Myths And Facts On Sports Drinks, Fluids And Electrolytes

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M&F Electrolytes
Myth #1

We should not eat carbohydrates or consume calories before exercise as it will cause weight gain and will cancel out what we have burnt while exercising.

Fact #1

We need calories (energy) to fuel activity. The key to preventing weight gain is to be calorie deficient. Calories not taken with increased physical activity may induce muscle loss. This reduces rest metabolic rate and overall calorie requirement.

Myth #2

Potassium is the most critical electrolyte for training

Fact #2

Sodium is the primary electrolyte (mineral). It is required before, during, and after a sweaty workout. Hence drinking sports drinks or electrolytes with sodium is good.

Myth #3

Sports drinks are for endurance athletes or for training over one hour. Those who do weight or strength training do not require it.

Fact #3

Sports drinks provide both fluid and electrolytes for hydration, as well as carbohydrates for energy. Regardless of duration or type of training, one should consume drink fluid during training to limit weight change to about 2%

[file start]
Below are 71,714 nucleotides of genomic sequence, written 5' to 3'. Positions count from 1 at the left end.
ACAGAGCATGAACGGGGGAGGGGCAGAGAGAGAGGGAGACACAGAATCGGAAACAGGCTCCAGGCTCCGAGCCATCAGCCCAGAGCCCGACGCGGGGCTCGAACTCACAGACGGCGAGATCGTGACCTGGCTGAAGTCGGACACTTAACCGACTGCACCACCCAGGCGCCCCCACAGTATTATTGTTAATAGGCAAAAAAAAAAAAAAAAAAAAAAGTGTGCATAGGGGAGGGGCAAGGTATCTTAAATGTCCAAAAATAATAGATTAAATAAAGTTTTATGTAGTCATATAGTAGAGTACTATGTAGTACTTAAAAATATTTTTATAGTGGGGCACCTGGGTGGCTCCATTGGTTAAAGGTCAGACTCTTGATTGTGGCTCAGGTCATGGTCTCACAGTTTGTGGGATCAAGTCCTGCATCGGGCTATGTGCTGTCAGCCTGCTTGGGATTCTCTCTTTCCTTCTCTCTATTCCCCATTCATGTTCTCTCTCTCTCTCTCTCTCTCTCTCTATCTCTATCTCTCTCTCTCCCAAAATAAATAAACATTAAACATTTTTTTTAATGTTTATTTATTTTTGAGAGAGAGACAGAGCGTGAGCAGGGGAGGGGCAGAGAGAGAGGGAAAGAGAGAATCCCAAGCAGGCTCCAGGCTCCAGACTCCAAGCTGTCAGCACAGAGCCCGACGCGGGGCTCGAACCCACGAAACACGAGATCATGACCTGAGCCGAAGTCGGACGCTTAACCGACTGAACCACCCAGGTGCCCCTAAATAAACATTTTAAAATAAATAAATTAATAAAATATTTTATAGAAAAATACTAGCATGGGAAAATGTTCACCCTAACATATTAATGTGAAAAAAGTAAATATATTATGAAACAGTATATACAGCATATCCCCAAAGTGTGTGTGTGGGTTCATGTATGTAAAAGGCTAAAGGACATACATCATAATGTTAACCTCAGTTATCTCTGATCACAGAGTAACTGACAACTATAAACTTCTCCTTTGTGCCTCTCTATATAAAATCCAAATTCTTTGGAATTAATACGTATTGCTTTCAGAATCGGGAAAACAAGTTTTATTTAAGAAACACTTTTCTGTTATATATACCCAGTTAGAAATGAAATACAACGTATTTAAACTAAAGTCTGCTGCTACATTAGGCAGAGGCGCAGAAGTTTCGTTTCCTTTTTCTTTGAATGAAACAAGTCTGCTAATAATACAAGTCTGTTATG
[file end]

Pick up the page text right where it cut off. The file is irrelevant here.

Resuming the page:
Myth #4

Protein improves performance when it is consumed during exercises. So one must drink protein during training especially weight or strength training.

Fact #4

Protein before or during exercise does not provide any additional benefit. In fact, protein slows down gastric emptying and hence reduces the feel for fluids and electrolytes. It is better to consume protein after exercise as protein helps muscle synthesis.

Myth #5

Protein Isolate is the nest of protein for recovery. Hence one must give it preference over all other forms of protein.

Fact #5

Protein products come as concentrates, isolates, and hydrolysates. Concentrates have low levels of fat and other nutrients. Isolate is processed to remove fat and hence give higher protein per gram with minimum calories. Hydrolysates are proteins broken down into smaller molecules for quicker absorption. Dietary protein is the best followed by any other but does not consume 20 to 25 grams of protein in one meal.

Myth #6

While training we only lose water.

Fact #6

If that was so, sweat will not taste salty and there will be no cramps because of excessive sweating. Sweat contains sodium, chloride, potassium, magnesium, and many other minerals. Hence sweating will result in mineral losses and needs to be compensated by certain drinks.

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